Legislative Staff and Term Limits

Following up on our blog post and Brad Bumsted’s article about Pennsylvania having the most legislative staff, I took another look at the NCSL data, making a special note of Ohio, Michigan, California, and Florida.  Those states are of particular interest, as they are large states with term limits on legislators.

It is interesting that one point critics of term limits make (note that most critics are lawmakers, staffers, or lobbyists) is that term limits will lead to staff dominating policy decisions, as legislators will lack expertise.  However, in looking at these term-limited states – all with populations similar to Pennsylvania or larger – not only do they have far fewer staff, but they have reduced the number of staff since implementing term limits, while Pennsylvania has added more.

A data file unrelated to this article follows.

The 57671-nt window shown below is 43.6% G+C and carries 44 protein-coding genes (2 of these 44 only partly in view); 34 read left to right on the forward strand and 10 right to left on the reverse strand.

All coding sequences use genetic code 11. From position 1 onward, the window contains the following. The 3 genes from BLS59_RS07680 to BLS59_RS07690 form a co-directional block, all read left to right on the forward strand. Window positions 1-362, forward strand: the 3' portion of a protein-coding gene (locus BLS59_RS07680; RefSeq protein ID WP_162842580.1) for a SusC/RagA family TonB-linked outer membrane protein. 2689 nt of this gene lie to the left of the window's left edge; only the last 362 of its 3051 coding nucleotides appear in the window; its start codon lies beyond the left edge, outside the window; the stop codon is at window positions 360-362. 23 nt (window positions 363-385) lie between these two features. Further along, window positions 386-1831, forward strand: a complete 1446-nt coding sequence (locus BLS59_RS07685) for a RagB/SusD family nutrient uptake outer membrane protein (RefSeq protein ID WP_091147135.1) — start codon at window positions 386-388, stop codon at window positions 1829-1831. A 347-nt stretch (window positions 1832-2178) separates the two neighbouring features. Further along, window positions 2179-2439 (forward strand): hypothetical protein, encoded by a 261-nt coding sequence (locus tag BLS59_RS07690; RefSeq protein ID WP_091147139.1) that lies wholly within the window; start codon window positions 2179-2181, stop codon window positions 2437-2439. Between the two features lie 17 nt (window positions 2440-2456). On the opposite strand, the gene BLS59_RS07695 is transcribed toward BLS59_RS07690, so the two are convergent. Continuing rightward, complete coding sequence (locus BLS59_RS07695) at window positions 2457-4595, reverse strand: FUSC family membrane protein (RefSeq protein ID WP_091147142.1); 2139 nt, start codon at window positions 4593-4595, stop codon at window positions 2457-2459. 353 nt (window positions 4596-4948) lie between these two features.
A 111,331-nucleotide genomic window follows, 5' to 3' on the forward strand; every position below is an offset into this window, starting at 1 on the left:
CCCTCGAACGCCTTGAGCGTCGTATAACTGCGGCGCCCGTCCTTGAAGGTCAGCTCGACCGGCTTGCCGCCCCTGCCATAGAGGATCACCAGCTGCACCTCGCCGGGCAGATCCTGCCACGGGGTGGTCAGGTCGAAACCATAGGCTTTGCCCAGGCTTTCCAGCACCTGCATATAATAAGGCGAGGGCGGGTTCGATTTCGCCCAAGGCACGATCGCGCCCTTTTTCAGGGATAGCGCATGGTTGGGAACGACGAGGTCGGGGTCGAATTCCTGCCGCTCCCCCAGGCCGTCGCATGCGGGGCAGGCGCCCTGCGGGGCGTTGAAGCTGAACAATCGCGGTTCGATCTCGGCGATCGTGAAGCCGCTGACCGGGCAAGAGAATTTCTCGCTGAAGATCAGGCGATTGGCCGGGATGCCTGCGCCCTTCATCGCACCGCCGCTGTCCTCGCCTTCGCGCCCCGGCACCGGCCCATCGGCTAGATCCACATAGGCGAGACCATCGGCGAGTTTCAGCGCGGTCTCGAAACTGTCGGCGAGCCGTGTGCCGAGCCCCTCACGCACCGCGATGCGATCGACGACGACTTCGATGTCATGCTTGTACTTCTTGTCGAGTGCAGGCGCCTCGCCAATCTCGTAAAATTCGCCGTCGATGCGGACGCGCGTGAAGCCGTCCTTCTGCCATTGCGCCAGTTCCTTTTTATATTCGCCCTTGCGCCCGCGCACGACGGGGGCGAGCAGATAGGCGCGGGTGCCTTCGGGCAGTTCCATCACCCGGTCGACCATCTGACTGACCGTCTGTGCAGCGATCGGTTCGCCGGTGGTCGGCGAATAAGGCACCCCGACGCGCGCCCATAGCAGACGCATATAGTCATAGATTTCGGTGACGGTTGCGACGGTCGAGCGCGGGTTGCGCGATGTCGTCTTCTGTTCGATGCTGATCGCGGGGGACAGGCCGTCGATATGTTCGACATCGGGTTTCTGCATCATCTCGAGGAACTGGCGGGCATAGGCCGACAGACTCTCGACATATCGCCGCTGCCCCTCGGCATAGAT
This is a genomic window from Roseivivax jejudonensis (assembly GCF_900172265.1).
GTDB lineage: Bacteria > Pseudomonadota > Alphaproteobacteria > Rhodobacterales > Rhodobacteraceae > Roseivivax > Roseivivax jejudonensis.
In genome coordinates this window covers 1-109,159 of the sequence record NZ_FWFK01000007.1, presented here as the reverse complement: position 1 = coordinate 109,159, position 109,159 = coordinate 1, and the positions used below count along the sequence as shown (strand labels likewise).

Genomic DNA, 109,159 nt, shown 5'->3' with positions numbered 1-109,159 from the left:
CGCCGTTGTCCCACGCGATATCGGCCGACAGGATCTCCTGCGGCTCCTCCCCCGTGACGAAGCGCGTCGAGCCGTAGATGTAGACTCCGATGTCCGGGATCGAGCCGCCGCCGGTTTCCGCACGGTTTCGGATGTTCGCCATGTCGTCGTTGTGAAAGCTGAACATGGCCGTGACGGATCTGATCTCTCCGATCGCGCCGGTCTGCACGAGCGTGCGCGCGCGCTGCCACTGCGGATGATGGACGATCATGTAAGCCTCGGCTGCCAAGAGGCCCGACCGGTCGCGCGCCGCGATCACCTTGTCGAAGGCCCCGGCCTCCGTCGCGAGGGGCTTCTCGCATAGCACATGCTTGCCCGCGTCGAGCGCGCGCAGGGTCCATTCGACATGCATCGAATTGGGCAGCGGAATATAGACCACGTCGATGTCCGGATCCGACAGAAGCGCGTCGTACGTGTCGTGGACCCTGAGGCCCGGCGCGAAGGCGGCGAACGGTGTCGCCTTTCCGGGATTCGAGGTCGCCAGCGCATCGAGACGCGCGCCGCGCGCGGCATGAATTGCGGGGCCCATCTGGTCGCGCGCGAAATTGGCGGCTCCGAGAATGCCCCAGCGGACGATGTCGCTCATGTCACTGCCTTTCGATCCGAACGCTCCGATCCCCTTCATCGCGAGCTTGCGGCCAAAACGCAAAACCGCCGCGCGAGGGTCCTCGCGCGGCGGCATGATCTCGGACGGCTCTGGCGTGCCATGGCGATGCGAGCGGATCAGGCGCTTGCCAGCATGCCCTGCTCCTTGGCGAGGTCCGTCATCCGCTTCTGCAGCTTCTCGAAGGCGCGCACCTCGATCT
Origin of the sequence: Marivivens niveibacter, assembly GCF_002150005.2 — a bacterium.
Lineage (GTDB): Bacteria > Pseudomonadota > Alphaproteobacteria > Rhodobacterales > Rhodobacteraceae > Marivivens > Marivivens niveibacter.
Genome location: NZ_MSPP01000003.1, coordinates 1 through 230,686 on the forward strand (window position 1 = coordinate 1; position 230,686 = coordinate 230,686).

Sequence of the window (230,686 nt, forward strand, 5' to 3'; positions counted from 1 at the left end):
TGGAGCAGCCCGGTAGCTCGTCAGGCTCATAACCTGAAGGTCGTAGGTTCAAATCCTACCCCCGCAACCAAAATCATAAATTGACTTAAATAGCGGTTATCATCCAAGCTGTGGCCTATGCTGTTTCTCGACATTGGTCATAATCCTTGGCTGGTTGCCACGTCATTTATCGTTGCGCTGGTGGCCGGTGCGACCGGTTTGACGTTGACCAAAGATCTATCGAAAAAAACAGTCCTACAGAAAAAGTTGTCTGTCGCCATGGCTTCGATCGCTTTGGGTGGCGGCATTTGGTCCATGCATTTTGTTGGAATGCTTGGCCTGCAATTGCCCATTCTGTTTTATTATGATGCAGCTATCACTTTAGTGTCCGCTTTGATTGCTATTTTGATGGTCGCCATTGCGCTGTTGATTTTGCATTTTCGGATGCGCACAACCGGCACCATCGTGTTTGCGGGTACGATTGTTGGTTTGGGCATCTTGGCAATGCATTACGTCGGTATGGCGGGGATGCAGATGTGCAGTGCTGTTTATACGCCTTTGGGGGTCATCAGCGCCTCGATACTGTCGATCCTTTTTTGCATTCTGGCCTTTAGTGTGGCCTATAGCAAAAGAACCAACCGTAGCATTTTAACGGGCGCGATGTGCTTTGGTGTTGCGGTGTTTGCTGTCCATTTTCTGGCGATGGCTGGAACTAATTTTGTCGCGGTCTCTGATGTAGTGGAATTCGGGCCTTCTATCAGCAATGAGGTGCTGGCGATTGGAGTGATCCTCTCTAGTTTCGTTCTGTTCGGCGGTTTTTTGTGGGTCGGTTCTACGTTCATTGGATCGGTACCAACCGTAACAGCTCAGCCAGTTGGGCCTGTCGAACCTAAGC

Rather than “empower staff”, it appears term limits reduces reliance on legislative staff.

More importantly, you don’t have folks holding the same seat for 30+ years and accumulating power and staff – e.g. Sen. Vince Fumo, who probably had more staff himself than Ohio does.


Legislative Staffers
1988 524 1,289 1,174 2,978 2,012
1996 552 1,404 2,173 2,610 2,702
2003 506 1,153 1,803 2,359 2,947
2009 465 973 1,570 2,106 2,919
2008 Population
11,485,910 10,003,422 18,328,340 36,756,666 12,448,279
Staffers per 10,000 Residents
0.40 0.97 0.86 0.57 2.34